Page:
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UK telehealth success could lead the way for Europe

EC hails the project as 'just the type of radical change we need'

A UK telehealth pilot that reduced mortality rates by a striking 45 per cent could point the way for the technology to be used more widely across Europe.

The European Commission's vice president for the Digital Agenda Neelie Kroes said the project was “just the type of radical change we need”.

Writing on her blog, she said: “The study suggests that these telehealth results can be transferred to other locations –  and this transferability to a national and a European scale is just what we're looking for in the European Innovation Partnership on active and healthy ageing.”

The UK pilot, known as the Whole System Demonstrator programme, ran for two and a half years and was the largest randomised control trial of telehealth and telecare in the world.

Involving technology such as home-based equipment that sends details of at-risk patients' vital statistics directly to clinicians, the trial was also one of the most complex ever undertaken by the UK's Department of Health (DH).

Its aim was to show what telehealth and telecare technology is capable of and provide a “clear evidence base to support important investment decisions”.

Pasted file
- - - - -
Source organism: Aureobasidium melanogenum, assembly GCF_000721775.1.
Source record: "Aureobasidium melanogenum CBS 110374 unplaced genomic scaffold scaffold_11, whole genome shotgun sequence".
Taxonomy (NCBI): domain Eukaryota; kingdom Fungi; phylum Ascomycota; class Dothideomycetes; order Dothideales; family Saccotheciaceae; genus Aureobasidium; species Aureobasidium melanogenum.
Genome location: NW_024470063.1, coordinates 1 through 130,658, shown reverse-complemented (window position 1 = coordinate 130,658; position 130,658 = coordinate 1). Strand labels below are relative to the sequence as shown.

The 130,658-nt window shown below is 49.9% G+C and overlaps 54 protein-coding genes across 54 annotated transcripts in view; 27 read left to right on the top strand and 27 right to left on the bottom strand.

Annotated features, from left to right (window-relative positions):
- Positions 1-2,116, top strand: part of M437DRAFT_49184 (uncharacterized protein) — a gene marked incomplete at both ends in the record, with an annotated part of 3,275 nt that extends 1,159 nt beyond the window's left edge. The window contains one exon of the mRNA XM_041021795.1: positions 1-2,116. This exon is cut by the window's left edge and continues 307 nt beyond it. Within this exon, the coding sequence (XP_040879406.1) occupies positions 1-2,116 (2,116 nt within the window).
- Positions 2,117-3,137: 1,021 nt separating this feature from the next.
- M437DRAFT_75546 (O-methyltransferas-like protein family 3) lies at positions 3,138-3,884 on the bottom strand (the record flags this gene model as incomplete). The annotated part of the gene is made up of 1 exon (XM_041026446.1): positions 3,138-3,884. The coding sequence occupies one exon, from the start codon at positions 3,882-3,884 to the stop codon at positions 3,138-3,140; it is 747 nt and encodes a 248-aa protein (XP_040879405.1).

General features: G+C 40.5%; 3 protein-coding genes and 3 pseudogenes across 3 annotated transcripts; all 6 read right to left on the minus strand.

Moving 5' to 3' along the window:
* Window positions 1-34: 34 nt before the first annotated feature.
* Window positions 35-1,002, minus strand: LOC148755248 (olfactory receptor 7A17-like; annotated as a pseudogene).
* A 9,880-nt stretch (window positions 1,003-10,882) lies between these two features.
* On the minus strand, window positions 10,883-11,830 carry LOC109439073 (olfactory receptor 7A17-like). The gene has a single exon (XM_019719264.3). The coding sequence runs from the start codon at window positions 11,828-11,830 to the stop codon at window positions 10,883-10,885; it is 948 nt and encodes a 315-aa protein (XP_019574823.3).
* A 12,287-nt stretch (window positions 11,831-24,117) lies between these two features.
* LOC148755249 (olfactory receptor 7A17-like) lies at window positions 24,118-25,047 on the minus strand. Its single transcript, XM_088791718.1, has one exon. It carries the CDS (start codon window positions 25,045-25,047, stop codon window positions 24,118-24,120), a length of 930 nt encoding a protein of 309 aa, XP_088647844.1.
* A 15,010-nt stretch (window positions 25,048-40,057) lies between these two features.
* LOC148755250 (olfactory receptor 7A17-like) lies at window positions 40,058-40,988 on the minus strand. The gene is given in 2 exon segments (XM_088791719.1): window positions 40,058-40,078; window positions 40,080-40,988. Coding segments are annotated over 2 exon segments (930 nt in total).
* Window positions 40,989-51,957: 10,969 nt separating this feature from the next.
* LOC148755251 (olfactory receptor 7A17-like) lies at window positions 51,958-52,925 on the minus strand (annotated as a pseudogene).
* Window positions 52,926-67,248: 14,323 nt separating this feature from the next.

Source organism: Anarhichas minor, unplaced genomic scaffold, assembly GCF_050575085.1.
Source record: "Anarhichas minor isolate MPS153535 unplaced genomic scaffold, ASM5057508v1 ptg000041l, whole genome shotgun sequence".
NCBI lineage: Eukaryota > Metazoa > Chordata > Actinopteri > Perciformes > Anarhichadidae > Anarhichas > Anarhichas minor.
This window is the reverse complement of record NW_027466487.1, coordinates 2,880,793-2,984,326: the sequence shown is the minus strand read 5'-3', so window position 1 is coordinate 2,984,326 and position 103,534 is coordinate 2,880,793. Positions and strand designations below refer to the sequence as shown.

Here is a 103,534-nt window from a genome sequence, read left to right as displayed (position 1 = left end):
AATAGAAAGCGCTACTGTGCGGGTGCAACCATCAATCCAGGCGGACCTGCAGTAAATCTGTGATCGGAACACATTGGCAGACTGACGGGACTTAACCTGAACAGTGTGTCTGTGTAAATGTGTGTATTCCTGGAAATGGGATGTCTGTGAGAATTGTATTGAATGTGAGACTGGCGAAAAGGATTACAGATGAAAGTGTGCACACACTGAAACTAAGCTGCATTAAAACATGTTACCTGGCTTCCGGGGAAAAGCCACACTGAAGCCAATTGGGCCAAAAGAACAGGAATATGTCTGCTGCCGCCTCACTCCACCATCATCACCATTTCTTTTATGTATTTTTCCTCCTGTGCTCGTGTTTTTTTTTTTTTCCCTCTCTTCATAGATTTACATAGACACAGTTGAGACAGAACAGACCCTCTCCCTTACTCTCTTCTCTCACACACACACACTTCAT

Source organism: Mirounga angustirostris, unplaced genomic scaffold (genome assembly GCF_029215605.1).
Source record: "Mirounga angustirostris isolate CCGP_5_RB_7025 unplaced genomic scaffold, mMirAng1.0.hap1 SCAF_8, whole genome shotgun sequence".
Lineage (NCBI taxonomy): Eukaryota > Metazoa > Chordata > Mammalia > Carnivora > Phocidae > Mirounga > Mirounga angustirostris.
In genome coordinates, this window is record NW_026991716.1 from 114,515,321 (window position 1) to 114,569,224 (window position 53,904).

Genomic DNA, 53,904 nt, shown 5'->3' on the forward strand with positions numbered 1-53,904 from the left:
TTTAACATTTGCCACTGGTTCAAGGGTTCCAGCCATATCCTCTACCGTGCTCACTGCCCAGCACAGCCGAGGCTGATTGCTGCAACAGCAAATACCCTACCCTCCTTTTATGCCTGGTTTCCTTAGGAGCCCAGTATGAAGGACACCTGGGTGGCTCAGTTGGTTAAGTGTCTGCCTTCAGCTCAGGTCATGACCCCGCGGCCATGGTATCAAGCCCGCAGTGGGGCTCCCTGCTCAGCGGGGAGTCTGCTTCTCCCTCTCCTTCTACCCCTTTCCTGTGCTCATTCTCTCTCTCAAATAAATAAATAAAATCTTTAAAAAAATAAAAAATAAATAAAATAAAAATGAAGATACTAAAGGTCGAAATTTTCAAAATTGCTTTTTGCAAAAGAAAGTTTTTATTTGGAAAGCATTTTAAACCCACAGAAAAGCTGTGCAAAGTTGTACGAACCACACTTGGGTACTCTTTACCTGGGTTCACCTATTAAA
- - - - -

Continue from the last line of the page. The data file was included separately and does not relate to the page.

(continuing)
Initial findings from the pilot showed that telehealth, if used properly, can deliver:

• A 15 per cent reduction in A&E visits

• A 20 per cent reduction in emergency admissions

• A 14 per cent reduction in elective admissions

• A 14 per cent reduction in bed days and

• An 8 per cent reduction in tariff costs.

It involved 6,191 patients, 3,030 of whom had one of three conditions (diabetes, heart failure and COPD), and 238 GP practices across three sites in Newham, Kent and Cornwall.

Its success was such that the government now plans to massively extend the project and provide telehealth to three million people with long term conditions and/or social care needs over the next five years.

Funding will come from the government's recently-announced £180m life sciences injection and to achieve the required level of change the DH will work with industry, the NHS, social care and professional partners on what it dubbed the Three Million Lives campaign.

“This is not a national target or a government guarantee of delivery, instead it is about the Department providing national leadership, strategic direction, and advice to NHS and social  care organisations; with support from industry who would be responsible for creating the market and working with local organisations to deliver the change,” the DH said.

It hopes this will be “a collaboration with a difference”, but said a detailed plan of how the various stakeholders would work together was still in the early stages of development.

• Download the first set of initial findings from the Whole System Demonstrator programme

16th December 2011

From: Marketing


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